11-year-old Jasmine Polsinelli had one objective when she showed up at Canada Goose headquarters in York this past Thursday: "I was hoping I could go in and talk to Dani [Reiss, CEO] and maybe give him alternatives that he could use instead of fur."
Instead of Dani, Jasmine was met by security, who jumped in front of her as she approached the front door and blocked her from entering the office. "We called several times to let them know Jasmine was waiting outside," said Joseph Pace, one of the event organizers, "but they didn't seem interested in sending anyone to meet her."
Jasmine was one of about 40 people who gathered at Canada Goose headquarters to hand-deliver 5,000 signed postcards collected in more than 25 LUSH Cosmetics stores across the country over the winter. The postcards, addressed to Dani Reiss, implore him to stop using real real coyote fur on Canada Goose jackets and hats, pointing out that trapping these animals is not only unnecessary but extremely cruel.
"I think the reason why Dani wouldn't let me in is because he was scared a kid like me might shut down his business," Jasmine said.
And business is good for Dani: Annual sales of Canada Goose have increased by 3,500% in the past decade, with this year's revenues totaling more than $150 million. "The badge makes people feel like they belong to a club," Mr. Reiss told The Grid. "They love the mythology of Canada, the Arctic, wide-open spaces, the polar bear." And while touting extreme weather functionality is at the core of Canada Goose's branding, their fur-trimmed parkas have become, as one president of a market research firm put it, "almost the uniform of the inner city among 16-to-24 year olds" -- young people who wouldn't know a caribou if it bit them on their skinny-jeaned bottoms.
Why is Jasmine so concerned about this trend?
According to her mother Kelli, who rehabilitates wildlife in the Durham Region, it's because "Jasmine has seen wild animals being nursed back to health. She understands the importance they play in nature, that they have families and homes. When Jasmine looks at a coyote, she sees more than just fur. She sees an animal capable of fear and suffering, an animal who wants to be free just like she does."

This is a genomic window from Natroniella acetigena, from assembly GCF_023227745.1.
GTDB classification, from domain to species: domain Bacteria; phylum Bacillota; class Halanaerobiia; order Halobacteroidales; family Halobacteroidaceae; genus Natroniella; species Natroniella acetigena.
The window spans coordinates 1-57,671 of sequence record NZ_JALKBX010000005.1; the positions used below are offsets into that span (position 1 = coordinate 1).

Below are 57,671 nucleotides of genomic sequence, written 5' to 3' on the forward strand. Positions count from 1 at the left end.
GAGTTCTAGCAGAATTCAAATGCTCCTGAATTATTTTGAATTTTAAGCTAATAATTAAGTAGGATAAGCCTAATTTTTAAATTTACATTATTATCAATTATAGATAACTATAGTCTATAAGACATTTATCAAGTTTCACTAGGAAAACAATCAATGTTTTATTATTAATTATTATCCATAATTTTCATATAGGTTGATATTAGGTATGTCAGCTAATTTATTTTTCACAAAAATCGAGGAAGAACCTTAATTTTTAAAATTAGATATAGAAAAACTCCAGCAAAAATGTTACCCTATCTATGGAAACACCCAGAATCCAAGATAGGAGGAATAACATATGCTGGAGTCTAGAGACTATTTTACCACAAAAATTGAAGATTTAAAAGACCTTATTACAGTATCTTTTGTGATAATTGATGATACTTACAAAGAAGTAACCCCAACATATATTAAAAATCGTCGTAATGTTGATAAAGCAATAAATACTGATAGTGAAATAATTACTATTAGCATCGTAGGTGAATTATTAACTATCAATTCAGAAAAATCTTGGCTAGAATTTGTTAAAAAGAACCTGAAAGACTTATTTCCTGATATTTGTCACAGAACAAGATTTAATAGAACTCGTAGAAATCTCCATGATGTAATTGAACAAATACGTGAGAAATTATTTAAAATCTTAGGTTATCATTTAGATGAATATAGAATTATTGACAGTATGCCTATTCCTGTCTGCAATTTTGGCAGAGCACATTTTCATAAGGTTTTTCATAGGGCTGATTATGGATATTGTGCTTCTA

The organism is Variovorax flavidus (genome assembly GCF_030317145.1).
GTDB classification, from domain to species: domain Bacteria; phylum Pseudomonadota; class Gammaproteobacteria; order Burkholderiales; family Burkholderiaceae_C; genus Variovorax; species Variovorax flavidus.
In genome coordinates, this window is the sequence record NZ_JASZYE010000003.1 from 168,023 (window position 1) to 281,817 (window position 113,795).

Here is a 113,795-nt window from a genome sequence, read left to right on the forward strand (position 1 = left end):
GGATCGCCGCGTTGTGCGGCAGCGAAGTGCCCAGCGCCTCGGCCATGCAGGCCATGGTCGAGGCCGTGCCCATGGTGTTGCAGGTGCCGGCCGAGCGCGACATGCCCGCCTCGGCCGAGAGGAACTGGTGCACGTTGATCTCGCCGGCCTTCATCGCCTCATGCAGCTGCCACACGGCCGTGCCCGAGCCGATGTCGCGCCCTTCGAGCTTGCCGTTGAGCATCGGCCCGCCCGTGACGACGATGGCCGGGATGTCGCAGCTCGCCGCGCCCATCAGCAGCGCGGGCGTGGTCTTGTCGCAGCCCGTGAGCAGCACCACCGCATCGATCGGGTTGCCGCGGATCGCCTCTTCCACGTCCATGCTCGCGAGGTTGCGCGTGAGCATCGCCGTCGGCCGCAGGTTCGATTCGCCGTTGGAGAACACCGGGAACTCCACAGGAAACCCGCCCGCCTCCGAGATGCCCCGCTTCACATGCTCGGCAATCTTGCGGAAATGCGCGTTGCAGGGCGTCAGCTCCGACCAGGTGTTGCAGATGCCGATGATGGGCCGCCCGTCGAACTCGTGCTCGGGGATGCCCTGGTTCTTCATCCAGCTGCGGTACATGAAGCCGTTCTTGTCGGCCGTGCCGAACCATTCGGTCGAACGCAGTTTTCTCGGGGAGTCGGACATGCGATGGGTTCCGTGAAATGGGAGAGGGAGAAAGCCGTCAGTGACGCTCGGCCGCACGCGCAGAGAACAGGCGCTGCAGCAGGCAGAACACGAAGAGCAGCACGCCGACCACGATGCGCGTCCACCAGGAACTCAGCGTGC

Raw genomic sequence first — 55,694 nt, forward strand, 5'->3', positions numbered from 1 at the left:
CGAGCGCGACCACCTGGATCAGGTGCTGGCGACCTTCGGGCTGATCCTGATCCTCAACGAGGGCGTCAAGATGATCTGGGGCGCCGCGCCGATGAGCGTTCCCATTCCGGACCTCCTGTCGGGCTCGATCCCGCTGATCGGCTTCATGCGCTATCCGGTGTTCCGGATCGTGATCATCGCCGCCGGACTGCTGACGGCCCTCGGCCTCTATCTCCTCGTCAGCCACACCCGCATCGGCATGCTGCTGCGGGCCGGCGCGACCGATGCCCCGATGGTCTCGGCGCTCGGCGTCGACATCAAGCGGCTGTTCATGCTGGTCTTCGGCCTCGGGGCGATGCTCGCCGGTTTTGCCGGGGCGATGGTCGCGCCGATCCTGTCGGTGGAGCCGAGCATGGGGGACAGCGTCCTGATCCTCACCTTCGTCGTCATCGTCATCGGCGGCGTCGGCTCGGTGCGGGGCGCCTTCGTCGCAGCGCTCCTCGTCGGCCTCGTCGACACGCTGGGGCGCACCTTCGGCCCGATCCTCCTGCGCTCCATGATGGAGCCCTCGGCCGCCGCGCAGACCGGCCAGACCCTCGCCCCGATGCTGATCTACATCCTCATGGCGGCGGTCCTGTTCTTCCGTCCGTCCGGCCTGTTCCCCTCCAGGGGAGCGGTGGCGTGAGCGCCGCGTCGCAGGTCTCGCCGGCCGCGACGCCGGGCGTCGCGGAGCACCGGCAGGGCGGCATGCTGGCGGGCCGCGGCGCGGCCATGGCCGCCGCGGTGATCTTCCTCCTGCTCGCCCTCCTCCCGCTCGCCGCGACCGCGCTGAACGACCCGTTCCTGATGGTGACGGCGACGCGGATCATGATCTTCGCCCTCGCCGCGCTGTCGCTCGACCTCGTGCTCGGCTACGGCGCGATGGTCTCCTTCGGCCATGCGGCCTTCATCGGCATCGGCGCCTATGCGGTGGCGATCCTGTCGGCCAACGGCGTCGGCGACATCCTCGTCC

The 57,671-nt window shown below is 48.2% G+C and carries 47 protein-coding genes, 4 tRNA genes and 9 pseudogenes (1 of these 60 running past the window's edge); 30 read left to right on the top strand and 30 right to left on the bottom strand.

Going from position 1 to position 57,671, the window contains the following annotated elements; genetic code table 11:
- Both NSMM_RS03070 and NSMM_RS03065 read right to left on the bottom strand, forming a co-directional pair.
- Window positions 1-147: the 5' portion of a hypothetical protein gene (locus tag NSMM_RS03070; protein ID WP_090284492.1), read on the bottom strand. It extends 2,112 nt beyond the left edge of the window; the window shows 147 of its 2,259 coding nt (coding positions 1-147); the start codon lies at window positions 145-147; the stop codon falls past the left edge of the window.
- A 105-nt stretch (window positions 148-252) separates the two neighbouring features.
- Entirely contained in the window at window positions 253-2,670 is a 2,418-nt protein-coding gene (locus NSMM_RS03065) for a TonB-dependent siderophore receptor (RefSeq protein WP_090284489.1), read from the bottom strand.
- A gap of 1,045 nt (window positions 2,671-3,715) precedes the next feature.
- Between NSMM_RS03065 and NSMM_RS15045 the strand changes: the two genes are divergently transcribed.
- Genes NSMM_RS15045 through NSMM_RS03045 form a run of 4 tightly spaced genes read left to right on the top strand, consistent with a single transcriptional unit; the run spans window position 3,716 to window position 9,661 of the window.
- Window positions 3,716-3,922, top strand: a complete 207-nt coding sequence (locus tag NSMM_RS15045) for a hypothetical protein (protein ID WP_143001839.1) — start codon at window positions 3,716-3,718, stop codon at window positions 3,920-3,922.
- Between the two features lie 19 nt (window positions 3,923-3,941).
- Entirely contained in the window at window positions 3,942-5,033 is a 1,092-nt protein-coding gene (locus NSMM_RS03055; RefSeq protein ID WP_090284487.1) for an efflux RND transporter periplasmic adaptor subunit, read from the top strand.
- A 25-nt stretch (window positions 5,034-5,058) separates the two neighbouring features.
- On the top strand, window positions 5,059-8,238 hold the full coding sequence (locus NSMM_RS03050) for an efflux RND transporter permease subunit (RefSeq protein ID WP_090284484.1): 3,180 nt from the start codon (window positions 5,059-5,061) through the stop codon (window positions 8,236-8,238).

And while Jasmine is passionate about animals, standing up for them isn't her only past-time. She also enjoys swimming, reading Archie comics, and hanging out with her friends. "She is a typical 11-year-old," her mother says. "She can go out to a protest and come home and go read a book, or go play with her friends. She doesn't think any of this is abnormal, she doesn't separate it. Jasmine feels like defending animals is a natural part of her life, that she should be going out and protecting them. And it doesn't take away from her; it builds confidence knowing she has a voice, that she can speak and be heard."
But apparently Mr. Reiss doesn't want to hear what Jasmine has to say. Because despite Canada Goose's claim that they are committed to "the humane treatment of animals" and use fur "only as absolutely necessary," the reality is that trapping coyotes is a barbaric practice that I believe most potential customers would object to if given the chance.
"The only reason Canada Goose is so popular is because they've managed to hide the fact that fur is extremely cruel," says Joseph Pace, who serves as campaign director for The Association for the Protection of Fur-Bearing Animals. "But Jasmine isn't letting them get away with it. She's going to keep on speaking up until Canada Goose listens."
And Jasmine isn't the only young person in southern Ontario standing up for animals. In Burlington, seven-year-old Vijay Radul is working to break a Guiness World Record by folding 1,000 origami whales to help free the animals at Marineland. And in Oakville, nine-year-old Vienna Del Mastro recently asked friends and family to donate to the Oakville and Milton Humane Society instead of buying her birthday presents, raising more than $500. "I don't want to hurt [animals], eat them or wear their skin," Vienna said. "I used to wear a Canada Goose coat, but now that I know how they're made, I can't ever wear one again."
"It's pretty humbling," says Jasmine's mother Kelli. "The way she thinks, the way she acts. There are no complications with money or politics or ego. She just wants people and animals to be safe and happy. I wish everyone saw the world the same way."
If Dani Reiss agrees to meet Jasmine, he just might.
You can help make this meeting happen by signing this online petition.